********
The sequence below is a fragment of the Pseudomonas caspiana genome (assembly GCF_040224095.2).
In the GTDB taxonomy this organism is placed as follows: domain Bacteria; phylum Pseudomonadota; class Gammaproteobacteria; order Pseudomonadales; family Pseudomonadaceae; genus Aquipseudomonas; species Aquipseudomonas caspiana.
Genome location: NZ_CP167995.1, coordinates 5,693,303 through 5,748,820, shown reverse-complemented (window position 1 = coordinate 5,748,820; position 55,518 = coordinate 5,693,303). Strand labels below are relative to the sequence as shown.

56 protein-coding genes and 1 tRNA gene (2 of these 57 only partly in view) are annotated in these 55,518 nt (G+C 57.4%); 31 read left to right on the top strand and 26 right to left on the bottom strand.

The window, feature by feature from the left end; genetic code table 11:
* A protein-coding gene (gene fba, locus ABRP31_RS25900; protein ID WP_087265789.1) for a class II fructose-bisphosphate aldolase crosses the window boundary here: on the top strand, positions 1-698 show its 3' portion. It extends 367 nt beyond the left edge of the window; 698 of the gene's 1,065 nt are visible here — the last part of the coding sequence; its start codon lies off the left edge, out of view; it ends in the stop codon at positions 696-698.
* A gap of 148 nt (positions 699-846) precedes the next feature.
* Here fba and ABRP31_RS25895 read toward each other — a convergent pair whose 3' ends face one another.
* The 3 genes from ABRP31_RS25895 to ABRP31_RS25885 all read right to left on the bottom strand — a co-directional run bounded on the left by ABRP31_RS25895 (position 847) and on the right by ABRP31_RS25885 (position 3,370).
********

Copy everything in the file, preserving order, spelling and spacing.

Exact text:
The sequence below is a fragment of the Pseudomonas caspiana genome (assembly GCF_040224095.2).
In the GTDB taxonomy this organism is placed as follows: domain Bacteria; phylum Pseudomonadota; class Gammaproteobacteria; order Pseudomonadales; family Pseudomonadaceae; genus Aquipseudomonas; species Aquipseudomonas caspiana.
Genome location: NZ_CP167995.1, coordinates 5,693,303 through 5,748,820, shown reverse-complemented (window position 1 = coordinate 5,748,820; position 55,518 = coordinate 5,693,303). Strand labels below are relative to the sequence as shown.

56 protein-coding genes and 1 tRNA gene (2 of these 57 only partly in view) are annotated in these 55,518 nt (G+C 57.4%); 31 read left to right on the top strand and 26 right to left on the bottom strand.

The window, feature by feature from the left end; genetic code table 11:
* A protein-coding gene (gene fba, locus ABRP31_RS25900; protein ID WP_087265789.1) for a class II fructose-bisphosphate aldolase crosses the window boundary here: on the top strand, positions 1-698 show its 3' portion. It extends 367 nt beyond the left edge of the window; 698 of the gene's 1,065 nt are visible here — the last part of the coding sequence; its start codon lies off the left edge, out of view; it ends in the stop codon at positions 696-698.
* A gap of 148 nt (positions 699-846) precedes the next feature.
* Here fba and ABRP31_RS25895 read toward each other — a convergent pair whose 3' ends face one another.
* The 3 genes from ABRP31_RS25895 to ABRP31_RS25885 all read right to left on the bottom strand — a co-directional run bounded on the left by ABRP31_RS25895 (position 847) and on the right by ABRP31_RS25885 (position 3,370).